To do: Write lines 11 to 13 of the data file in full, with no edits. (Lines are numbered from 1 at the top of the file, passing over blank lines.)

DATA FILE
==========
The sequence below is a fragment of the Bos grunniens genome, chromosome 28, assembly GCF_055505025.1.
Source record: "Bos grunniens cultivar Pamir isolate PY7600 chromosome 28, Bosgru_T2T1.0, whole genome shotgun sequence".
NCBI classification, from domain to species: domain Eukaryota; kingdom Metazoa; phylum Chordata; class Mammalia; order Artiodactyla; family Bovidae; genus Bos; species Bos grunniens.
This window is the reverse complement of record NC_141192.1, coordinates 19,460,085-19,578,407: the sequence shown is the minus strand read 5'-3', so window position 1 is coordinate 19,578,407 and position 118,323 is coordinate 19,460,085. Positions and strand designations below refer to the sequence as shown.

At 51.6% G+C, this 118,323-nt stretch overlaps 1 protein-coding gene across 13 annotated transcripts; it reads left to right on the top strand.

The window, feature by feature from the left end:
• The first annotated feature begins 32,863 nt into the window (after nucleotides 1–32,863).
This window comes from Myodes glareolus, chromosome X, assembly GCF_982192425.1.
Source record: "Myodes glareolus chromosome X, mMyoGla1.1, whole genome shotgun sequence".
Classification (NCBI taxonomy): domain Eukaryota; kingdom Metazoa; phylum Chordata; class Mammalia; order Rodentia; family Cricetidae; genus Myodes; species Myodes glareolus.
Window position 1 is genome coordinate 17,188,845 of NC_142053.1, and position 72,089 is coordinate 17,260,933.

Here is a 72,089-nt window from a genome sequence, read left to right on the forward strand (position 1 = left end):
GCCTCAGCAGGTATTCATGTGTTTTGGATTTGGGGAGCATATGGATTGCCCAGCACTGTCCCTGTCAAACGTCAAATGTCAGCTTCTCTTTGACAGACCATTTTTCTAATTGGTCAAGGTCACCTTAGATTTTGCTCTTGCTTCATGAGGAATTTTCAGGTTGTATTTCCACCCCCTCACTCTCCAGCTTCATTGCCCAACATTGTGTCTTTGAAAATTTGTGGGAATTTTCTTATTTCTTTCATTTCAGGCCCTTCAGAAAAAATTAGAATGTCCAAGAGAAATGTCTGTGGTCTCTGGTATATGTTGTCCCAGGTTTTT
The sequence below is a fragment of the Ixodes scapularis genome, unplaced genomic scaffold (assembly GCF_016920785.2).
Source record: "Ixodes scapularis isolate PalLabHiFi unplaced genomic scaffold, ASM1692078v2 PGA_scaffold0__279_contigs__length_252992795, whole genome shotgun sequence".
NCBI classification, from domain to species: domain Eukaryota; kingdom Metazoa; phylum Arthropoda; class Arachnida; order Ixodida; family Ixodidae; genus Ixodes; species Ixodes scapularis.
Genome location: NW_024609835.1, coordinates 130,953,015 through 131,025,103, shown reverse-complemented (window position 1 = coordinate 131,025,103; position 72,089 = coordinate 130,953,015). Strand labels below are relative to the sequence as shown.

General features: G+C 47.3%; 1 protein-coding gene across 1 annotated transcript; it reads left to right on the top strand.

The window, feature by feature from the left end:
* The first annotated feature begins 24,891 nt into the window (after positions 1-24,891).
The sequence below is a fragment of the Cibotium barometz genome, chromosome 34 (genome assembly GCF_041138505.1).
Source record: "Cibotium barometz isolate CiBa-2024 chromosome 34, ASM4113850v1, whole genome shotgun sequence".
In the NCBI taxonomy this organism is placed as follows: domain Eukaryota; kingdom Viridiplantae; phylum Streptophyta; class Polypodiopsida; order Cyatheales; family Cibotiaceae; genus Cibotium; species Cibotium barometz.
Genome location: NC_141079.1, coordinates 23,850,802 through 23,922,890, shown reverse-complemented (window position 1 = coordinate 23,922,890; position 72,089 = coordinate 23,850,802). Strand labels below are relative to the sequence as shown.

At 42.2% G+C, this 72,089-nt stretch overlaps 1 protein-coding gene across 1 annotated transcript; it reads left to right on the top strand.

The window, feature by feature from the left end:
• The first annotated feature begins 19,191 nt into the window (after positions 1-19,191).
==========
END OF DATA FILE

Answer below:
Window position 1 is genome coordinate 17,188,845 of NC_142053.1, and position 72,089 is coordinate 17,260,933.

Here is a 72,089-nt window from a genome sequence, read left to right on the forward strand (position 1 = left end):
GCCTCAGCAGGTATTCATGTGTTTTGGATTTGGGGAGCATATGGATTGCCCAGCACTGTCCCTGTCAAACGTCAAATGTCAGCTTCTCTTTGACAGACCATTTTTCTAATTGGTCAAGGTCACCTTAGATTTTGCTCTTGCTTCATGAGGAATTTTCAGGTTGTATTTCCACCCCCTCACTCTCCAGCTTCATTGCCCAACATTGTGTCTTTGAAAATTTGTGGGAATTTTCTTATTTCTTTCATTTCAGGCCCTTCAGAAAAAATTAGAATGTCCAAGAGAAATGTCTGTGGTCTCTGGTATATGTTGTCCCAGGTTTTT